Psychologists suggest that humans can easily form unexpected connections between abstract thoughts using a process known as divergent thinking. But that’s not the case for objects we see in front of us because their physical attributes bias our thinking.
However, being forced to think abstractly about these same objects strips away this bias, and makes it easier to draw comparisons between objects that are seemingly unrelated.
So the next time you’re struggling to ignite your creative spark, simply change the way you perceive the things around you. You’ll be surprised at the unusual connections you can make between objects that once appeared to be mundane.
3. Expand Your Mind With Positive Thinking
Let’s be honest, the term “positive thinking” has a bad reputation. It’s overused, it’s ambiguous, and it’s lost its credibility. But while these criticisms are certainly well deserved, science suggests that positive thinking (or more specifically the positive emotions it promotes) can actually physically affect our brain.
Psychology professor Barbara Fredrickson states that humans experience two different types of emotions, negative and positive; each with their own set of catalysts.
Negative emotions like fear, stress and anger occur in response to perceived threats. And in threatening situations we’ve been evolutionarily programmed to focus our thoughts on a single, impulsive course of action; the fight or flight response.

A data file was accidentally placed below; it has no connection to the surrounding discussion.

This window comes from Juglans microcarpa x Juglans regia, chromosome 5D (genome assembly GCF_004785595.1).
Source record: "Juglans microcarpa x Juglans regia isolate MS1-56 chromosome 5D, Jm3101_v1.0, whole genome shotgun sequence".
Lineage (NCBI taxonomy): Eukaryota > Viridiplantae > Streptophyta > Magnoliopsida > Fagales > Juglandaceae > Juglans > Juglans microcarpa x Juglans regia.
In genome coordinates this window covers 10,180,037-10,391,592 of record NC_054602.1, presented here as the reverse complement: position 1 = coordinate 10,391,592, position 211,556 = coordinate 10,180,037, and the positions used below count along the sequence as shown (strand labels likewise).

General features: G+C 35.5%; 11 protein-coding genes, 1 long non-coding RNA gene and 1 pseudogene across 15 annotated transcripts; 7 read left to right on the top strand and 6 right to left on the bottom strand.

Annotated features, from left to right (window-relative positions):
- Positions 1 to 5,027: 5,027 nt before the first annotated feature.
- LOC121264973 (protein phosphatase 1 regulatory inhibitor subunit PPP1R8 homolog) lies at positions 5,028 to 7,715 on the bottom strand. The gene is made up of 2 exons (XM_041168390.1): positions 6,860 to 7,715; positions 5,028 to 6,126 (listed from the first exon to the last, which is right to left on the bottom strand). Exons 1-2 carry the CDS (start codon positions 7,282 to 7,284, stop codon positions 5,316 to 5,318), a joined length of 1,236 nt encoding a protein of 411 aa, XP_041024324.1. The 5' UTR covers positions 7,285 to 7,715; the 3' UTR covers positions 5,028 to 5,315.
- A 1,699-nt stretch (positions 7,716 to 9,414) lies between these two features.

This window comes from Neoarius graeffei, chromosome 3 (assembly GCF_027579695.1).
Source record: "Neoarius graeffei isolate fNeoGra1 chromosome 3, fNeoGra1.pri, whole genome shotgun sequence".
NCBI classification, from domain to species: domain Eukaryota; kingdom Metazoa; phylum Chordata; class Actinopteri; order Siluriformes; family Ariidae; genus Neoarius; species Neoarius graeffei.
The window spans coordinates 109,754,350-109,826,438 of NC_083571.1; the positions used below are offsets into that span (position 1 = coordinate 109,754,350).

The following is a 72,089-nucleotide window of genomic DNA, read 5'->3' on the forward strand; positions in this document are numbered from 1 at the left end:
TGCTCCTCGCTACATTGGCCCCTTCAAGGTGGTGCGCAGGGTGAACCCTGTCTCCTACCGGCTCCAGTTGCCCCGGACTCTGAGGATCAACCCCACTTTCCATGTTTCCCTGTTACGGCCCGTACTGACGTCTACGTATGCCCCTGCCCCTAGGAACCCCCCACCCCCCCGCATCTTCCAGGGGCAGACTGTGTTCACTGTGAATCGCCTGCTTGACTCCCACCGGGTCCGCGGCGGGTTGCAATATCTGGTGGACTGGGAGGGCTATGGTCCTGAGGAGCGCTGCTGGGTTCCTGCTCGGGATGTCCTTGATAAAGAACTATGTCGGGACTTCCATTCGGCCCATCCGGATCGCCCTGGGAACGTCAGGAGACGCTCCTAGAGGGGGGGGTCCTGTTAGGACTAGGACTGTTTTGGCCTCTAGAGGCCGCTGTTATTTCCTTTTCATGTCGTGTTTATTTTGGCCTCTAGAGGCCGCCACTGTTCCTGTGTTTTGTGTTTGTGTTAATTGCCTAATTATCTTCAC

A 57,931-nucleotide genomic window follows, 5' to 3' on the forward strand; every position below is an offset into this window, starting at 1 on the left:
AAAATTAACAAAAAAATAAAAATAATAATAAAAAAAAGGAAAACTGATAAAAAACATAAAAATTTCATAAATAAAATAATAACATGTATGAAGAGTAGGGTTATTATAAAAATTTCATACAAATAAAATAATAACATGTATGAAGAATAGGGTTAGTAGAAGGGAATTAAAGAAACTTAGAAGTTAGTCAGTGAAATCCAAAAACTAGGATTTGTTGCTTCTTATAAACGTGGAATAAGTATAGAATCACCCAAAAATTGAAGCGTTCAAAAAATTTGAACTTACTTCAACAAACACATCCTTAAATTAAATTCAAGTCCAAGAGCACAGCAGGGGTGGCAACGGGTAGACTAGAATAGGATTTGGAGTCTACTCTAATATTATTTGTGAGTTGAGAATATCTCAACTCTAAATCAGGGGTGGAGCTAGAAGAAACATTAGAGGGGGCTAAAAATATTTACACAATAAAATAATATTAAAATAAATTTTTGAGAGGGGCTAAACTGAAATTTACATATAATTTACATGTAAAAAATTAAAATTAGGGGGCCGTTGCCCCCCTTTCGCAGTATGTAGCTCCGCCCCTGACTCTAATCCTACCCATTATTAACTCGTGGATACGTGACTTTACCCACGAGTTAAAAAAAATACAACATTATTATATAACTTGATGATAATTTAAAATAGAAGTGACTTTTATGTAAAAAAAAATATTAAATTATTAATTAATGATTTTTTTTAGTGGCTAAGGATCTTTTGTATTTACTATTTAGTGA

This forces our brains to make immediate, instinctive judgements. That means that we perform specific actions while subconsciously ignoring a whole variety of alternatives. But while this narrow focus is a great survival mechanism, it sucks for creative thinking because it obscures a whole spectrum of potential choices.
On the other hand, professor Fredrickson suggests that positive emotions are catalysts for considered, thoughtful action. That’s because they aren’t associated with imminent danger or the impulsive responses that come with them.
Therefore, if you’re able to consistently evoke positive emotions and suppress the influences of negative ones, you’ll become significantly more perceptive than the less cheerful people around you.
So the next time you’re stuck in a creative slump, remember that sometimesto grasp ideas that might have been in front of you all along.
“Once you replace negative thoughts with positive ones, you’ll start having positive results.” – Willie Nelson
4. Ignite Your Creative Engine
The only thing more disheartening than a bad idea is not being able to come up with an idea in the first pace. Sure, it can be scary when the creative sparks stop firing. Especially when the success of your business relies on consistent and original thinking. But everybody has their slow days. Even the most creative minds in the world need a break sometimes.
Using just one of these surprising creativity insights shouldget you back on your feet, and give you the confidence you need to drive the innovation that your business so desperately deserves.